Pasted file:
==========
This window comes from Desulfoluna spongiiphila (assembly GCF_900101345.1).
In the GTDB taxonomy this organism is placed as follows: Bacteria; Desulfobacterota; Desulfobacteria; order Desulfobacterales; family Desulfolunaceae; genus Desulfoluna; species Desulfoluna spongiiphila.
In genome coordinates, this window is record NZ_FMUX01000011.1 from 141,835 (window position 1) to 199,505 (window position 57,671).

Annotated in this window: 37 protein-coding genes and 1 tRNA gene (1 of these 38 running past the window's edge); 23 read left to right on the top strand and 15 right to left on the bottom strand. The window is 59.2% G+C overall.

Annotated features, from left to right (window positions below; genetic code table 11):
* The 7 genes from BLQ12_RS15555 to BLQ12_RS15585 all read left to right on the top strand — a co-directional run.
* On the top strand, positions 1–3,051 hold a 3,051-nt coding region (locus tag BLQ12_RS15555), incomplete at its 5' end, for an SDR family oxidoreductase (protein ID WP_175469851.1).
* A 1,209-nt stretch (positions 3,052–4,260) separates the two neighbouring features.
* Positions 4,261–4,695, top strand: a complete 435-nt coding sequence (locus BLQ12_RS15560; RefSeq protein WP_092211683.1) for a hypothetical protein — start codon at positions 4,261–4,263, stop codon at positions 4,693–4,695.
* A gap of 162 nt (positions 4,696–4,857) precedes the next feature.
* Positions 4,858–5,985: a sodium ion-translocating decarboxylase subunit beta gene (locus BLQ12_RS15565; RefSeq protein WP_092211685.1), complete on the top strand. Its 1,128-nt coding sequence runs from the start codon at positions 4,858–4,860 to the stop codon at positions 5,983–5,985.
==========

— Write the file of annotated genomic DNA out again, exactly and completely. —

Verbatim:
This window comes from Desulfoluna spongiiphila (assembly GCF_900101345.1).
In the GTDB taxonomy this organism is placed as follows: Bacteria; Desulfobacterota; Desulfobacteria; order Desulfobacterales; family Desulfolunaceae; genus Desulfoluna; species Desulfoluna spongiiphila.
In genome coordinates, this window is record NZ_FMUX01000011.1 from 141,835 (window position 1) to 199,505 (window position 57,671).

Annotated in this window: 37 protein-coding genes and 1 tRNA gene (1 of these 38 running past the window's edge); 23 read left to right on the top strand and 15 right to left on the bottom strand. The window is 59.2% G+C overall.

Annotated features, from left to right (window positions below; genetic code table 11):
* The 7 genes from BLQ12_RS15555 to BLQ12_RS15585 all read left to right on the top strand — a co-directional run.
* On the top strand, positions 1–3,051 hold a 3,051-nt coding region (locus tag BLQ12_RS15555), incomplete at its 5' end, for an SDR family oxidoreductase (protein ID WP_175469851.1).
* A 1,209-nt stretch (positions 3,052–4,260) separates the two neighbouring features.
* Positions 4,261–4,695, top strand: a complete 435-nt coding sequence (locus BLQ12_RS15560; RefSeq protein WP_092211683.1) for a hypothetical protein — start codon at positions 4,261–4,263, stop codon at positions 4,693–4,695.
* A gap of 162 nt (positions 4,696–4,857) precedes the next feature.
* Positions 4,858–5,985: a sodium ion-translocating decarboxylase subunit beta gene (locus BLQ12_RS15565; RefSeq protein WP_092211685.1), complete on the top strand. Its 1,128-nt coding sequence runs from the start codon at positions 4,858–4,860 to the stop codon at positions 5,983–5,985.